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Was Colonisation entirely bad?


Soidog
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The general narrative is that colonialism and colonisation was a terrible thing and a blot on the history books of those nations who took part in it.

There is no doubt that some horrendous crimes against humanity were conducted during colonial times and that many of the nations engaged in such crimes have rightly apologised. Given the general attitude towards this period in history, there seems little room to ask what some may regard as unthinkable. Was colonialism and colonisation entirely bad? Did any benefits come from it? 
 

There are some academics that have dared to suggest a new era of colonisation is justified in order to overcome the problems many third world and developing countries are struggling to overcome. 

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1 hour ago, Soidog said:

many of the nations engaged in such crimes have rightly apologised.

Sorry, but I have to disagree with this statement.  By all means acknowledge that what was done in history was not right, evil even, but nobody has to apologise for something that nobody alive today did, participated in, or has any responsibility for.  Do we expect Mongolia to apologise for the terrible evils of Genghis Khan, or the Italians apologise for the excesses of the Roman Empire?  Where do we draw the line?  Learn from history, but it is just that, history.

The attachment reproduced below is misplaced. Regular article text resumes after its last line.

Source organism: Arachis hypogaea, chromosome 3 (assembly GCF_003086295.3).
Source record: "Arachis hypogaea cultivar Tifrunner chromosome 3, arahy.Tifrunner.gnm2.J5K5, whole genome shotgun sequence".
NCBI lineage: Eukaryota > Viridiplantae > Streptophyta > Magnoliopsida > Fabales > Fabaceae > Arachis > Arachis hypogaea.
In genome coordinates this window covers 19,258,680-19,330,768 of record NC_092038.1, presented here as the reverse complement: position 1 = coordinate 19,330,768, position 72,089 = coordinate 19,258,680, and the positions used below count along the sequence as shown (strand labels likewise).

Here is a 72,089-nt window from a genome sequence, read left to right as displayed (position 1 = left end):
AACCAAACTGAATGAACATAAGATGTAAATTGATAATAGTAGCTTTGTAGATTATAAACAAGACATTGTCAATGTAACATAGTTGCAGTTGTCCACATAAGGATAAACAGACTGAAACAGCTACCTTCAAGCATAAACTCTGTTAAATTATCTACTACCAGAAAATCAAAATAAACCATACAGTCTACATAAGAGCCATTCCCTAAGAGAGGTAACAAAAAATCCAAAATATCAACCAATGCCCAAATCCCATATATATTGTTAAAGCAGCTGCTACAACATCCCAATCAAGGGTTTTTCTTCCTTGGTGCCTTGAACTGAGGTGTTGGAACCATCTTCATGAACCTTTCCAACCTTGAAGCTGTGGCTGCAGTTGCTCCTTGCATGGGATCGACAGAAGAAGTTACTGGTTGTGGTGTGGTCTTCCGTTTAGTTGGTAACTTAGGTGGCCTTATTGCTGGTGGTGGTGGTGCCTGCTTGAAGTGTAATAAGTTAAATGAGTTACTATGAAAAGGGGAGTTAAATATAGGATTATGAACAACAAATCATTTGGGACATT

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1 hour ago, Soidog said:

There are some academics that have dared to suggest a new era of colonisation is justified in order to overcome the problems many third world and developing countries are struggling to overcome.

The ONLY country engaged in colonial activities today is China.

Except they call it the "belt and road initiative". 

Basically its debt entrapment where brown envelopes are handed over to corrupt officials in third world countries and when that country cannot afford to service its debt China comes in and takes over whatever they want.

It does not even cost China that much to do so because when an African country is persuaded they need a 6 lane highway through the jungle starting from nowhere and going nowhere its Chinese companies who are contracted to do the work using Chinese workers who pay Chinese tax. 

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I think it’s is perhaps correct for a nation to apologise when there are people still alive in the countries once colonised, if we believe colonisation was a bad thing And hence worthy of an apology?  
 

My question was do people believe it to be all bad, or did some good come from it and, as some would advocate, is there perhaps a case for a new wave of modern day colonisation?